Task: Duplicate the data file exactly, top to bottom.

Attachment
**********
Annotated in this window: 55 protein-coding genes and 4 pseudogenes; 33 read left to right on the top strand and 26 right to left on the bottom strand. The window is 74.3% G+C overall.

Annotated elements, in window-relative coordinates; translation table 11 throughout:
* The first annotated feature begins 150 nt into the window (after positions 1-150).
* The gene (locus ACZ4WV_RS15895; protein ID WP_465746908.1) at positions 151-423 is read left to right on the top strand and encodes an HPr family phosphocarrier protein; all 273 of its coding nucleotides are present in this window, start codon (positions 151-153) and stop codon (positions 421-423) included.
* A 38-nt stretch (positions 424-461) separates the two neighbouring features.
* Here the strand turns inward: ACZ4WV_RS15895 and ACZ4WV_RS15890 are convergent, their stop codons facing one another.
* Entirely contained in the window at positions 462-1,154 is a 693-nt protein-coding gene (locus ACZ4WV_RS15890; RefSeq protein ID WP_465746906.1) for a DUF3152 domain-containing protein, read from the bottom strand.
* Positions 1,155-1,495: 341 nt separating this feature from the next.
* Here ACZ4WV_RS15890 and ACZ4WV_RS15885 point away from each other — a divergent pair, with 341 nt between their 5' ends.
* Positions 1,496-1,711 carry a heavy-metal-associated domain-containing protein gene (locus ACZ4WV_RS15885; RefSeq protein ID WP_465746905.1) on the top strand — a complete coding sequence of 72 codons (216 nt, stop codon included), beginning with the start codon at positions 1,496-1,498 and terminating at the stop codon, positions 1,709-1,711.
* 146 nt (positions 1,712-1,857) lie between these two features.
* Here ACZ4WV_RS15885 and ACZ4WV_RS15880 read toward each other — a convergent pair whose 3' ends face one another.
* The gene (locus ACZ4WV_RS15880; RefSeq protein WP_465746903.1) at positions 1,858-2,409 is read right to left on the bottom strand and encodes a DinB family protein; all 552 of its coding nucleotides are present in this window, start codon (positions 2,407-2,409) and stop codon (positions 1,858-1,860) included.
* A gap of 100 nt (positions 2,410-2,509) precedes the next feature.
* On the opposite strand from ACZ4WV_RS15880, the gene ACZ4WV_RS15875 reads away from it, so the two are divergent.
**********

Annotated in this window: 55 protein-coding genes and 4 pseudogenes; 33 read left to right on the top strand and 26 right to left on the bottom strand. The window is 74.3% G+C overall.

Annotated elements, in window-relative coordinates; translation table 11 throughout:
* The first annotated feature begins 150 nt into the window (after positions 1-150).
* The gene (locus ACZ4WV_RS15895; protein ID WP_465746908.1) at positions 151-423 is read left to right on the top strand and encodes an HPr family phosphocarrier protein; all 273 of its coding nucleotides are present in this window, start codon (positions 151-153) and stop codon (positions 421-423) included.
* A 38-nt stretch (positions 424-461) separates the two neighbouring features.
* Here the strand turns inward: ACZ4WV_RS15895 and ACZ4WV_RS15890 are convergent, their stop codons facing one another.
* Entirely contained in the window at positions 462-1,154 is a 693-nt protein-coding gene (locus ACZ4WV_RS15890; RefSeq protein ID WP_465746906.1) for a DUF3152 domain-containing protein, read from the bottom strand.
* Positions 1,155-1,495: 341 nt separating this feature from the next.
* Here ACZ4WV_RS15890 and ACZ4WV_RS15885 point away from each other — a divergent pair, with 341 nt between their 5' ends.
* Positions 1,496-1,711 carry a heavy-metal-associated domain-containing protein gene (locus ACZ4WV_RS15885; RefSeq protein ID WP_465746905.1) on the top strand — a complete coding sequence of 72 codons (216 nt, stop codon included), beginning with the start codon at positions 1,496-1,498 and terminating at the stop codon, positions 1,709-1,711.
* 146 nt (positions 1,712-1,857) lie between these two features.
* Here ACZ4WV_RS15885 and ACZ4WV_RS15880 read toward each other — a convergent pair whose 3' ends face one another.
* The gene (locus ACZ4WV_RS15880; RefSeq protein WP_465746903.1) at positions 1,858-2,409 is read right to left on the bottom strand and encodes a DinB family protein; all 552 of its coding nucleotides are present in this window, start codon (positions 2,407-2,409) and stop codon (positions 1,858-1,860) included.
* A gap of 100 nt (positions 2,410-2,509) precedes the next feature.
* On the opposite strand from ACZ4WV_RS15880, the gene ACZ4WV_RS15875 reads away from it, so the two are divergent.